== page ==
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"Enterprise Scrum"

Rather than just bookmark the links, I thought I’d call out a few interesting threads around “Enterprise Agile,” or, in this case, Scrum. In the past year or so, as large companies have adopted Scrum and other Agile techniques, there’s been some adaptation on both sides. The chief notion, as new people pick up the practices and ideas is to somehow prefix the word “Enterprise” in front of “Agile” or one of it’s implementations, like Scrum.

There are some interesting posts about the tension around this in scrumdevelopment:

  • From Ken Schwaber, on the topic of BigCo people like Microsoft and IBM “taking Scrum to the next level”:

    I knew that there would be those who would not get Agile and Scrum.
    However this type of marketing and facile representation of what we do
    is very disappointing. Yet, watch for more of the same as IBM (with
    their recent donation of parts of RUP and documentation of Scrum) gets
    into this through the Eclipse foundation and Microsoft gets into this
    with VSTS. One has to wonder at the mismatch between large,
    hierarchical, command and control organizations providing guidance on

  • And this recent thread on “enterprise scrum”, Ken again:

    If the people at Microsoft that are using Scrum to build product contributed, I’d be delighted. If the process people at Microsoft get piling on to Scrum to prove their importance, I’ll continue to regard it as irrelevant but potentially disruptive.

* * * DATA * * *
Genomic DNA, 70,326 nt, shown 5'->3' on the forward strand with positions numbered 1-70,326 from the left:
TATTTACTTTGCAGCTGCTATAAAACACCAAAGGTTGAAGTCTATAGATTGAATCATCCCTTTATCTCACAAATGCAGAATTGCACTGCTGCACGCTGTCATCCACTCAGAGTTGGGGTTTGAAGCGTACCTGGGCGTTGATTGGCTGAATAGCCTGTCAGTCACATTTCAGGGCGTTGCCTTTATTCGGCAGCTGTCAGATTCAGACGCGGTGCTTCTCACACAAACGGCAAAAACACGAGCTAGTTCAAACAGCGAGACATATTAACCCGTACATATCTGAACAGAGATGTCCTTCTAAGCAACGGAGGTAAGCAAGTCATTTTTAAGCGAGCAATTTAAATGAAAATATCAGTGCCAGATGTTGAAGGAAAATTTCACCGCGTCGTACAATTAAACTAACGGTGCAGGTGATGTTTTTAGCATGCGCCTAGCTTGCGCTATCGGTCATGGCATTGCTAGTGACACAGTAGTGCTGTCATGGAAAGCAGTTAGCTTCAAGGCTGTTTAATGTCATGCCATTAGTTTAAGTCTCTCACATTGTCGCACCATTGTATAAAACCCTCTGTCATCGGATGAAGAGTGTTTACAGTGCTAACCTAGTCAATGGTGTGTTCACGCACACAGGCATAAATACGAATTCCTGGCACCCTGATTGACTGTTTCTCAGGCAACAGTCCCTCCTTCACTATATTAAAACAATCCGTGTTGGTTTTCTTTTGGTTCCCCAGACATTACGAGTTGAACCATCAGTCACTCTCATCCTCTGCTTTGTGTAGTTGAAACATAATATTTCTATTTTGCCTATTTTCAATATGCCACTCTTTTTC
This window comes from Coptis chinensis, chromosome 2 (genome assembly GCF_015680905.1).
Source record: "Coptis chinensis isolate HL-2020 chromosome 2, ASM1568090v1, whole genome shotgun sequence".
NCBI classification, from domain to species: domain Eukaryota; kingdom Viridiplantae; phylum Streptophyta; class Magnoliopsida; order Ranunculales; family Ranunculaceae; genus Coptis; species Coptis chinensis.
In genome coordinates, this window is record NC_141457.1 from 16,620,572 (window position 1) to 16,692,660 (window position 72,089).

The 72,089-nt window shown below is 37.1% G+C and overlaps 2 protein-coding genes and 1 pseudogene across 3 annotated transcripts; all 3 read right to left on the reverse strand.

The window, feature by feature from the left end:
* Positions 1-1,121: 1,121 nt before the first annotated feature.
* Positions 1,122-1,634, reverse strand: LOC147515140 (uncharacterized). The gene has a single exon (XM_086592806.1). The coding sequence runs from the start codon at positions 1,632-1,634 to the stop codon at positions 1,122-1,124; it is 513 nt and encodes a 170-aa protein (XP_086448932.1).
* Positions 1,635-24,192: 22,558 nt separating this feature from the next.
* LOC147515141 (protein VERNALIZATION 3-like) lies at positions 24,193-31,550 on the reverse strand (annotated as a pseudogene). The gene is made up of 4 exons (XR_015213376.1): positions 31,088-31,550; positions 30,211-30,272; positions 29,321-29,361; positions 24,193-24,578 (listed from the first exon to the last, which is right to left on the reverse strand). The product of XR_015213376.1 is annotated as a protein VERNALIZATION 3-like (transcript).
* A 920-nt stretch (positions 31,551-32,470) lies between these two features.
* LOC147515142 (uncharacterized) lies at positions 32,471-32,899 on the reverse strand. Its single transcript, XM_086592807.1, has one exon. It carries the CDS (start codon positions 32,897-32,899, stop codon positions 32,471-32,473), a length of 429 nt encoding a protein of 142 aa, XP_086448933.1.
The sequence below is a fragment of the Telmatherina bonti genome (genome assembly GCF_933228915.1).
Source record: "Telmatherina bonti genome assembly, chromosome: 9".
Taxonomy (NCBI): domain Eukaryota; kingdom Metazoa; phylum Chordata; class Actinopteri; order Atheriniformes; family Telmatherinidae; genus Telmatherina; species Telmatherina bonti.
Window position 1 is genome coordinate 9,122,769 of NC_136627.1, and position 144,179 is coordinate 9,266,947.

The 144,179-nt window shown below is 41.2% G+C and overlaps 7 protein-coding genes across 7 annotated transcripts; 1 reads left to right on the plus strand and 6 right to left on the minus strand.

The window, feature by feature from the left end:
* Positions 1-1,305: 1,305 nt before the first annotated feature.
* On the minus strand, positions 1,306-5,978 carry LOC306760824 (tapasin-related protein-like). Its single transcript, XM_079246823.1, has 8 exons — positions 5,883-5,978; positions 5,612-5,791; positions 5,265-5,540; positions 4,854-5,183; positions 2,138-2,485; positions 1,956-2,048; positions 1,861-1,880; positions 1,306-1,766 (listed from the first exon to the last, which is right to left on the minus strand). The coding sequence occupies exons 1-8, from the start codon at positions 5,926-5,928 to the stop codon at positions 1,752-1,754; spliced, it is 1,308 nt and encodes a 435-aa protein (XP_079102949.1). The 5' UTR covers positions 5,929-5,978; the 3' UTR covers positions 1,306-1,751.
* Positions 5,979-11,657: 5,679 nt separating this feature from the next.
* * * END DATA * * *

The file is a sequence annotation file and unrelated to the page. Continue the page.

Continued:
The Checked out Enterprise

In a seemingly unrelated post the other day, Anne charted out some reasons why Web 2.0 won’t be an easy fit in the Enterprise. In essence, I think she captured in a much more concise way the “problems” I was trying to get at in my last Agile-related post. In summary:

  • Most enterprises are top-down by design and desire.
  • You get power in most enterprises by withholding information and using it when it most profits you.
  • Specialization at the person, not role, level is norm in most enterprises, and new specialization rarely “win.”

As Ed Daniel pointed out in a post on agilemanagement about the Dysfunctional Agile post, I’m more interested in the “transformation to agility and the issues around that in relation to entrenched legacy models that are looking at being transitioned focused on large orgs” than the “happy-path” discussions of Agile. I think Anne’s line of thinking provides a high-level outline of the causes of those “issues.”

Now, the two questions are:

  1. What scope do we need to draw around the application of Agile in large organizations? How far into the rest of the organization do we need to worry about? Put another way, how leaky is Agile outside of development?
  2. For whatever vertical and horizontal depth the first question asks, what is the current state of practice and what works for changing it to Agile’s favor?

To my mind, the chief problem hinges off the specialization problem. Due to specialization, very few people are allowed, or want to think that they have responsibility for the entire project: delivering and, implicitly, making sure the software sells and brings profit to the organization and, thus, each person.

So much in Agile-think hinges off every person involved “checking in,” being open, up-front, and TCB‘ing without being told to. In my mind, large organizations are anathema to “checking in.” I don’t think the problem is intractable, but I certainly think that there’s plenty of tools yet to be documented for going up against the checked-out enterprise.

(As a side-note, check out the huge jump in messages on agilemanagement: from the 50-100 range for most of 06, to 372 in Aug. 06.)

Update: right after posting this, I came across this post from Gary Pollice on process in software development. In it, he outlines many of the goals and purposes for process in large organizations. That exploration of the simple question “why?” is great.

Disclaimer: IBM is a client.

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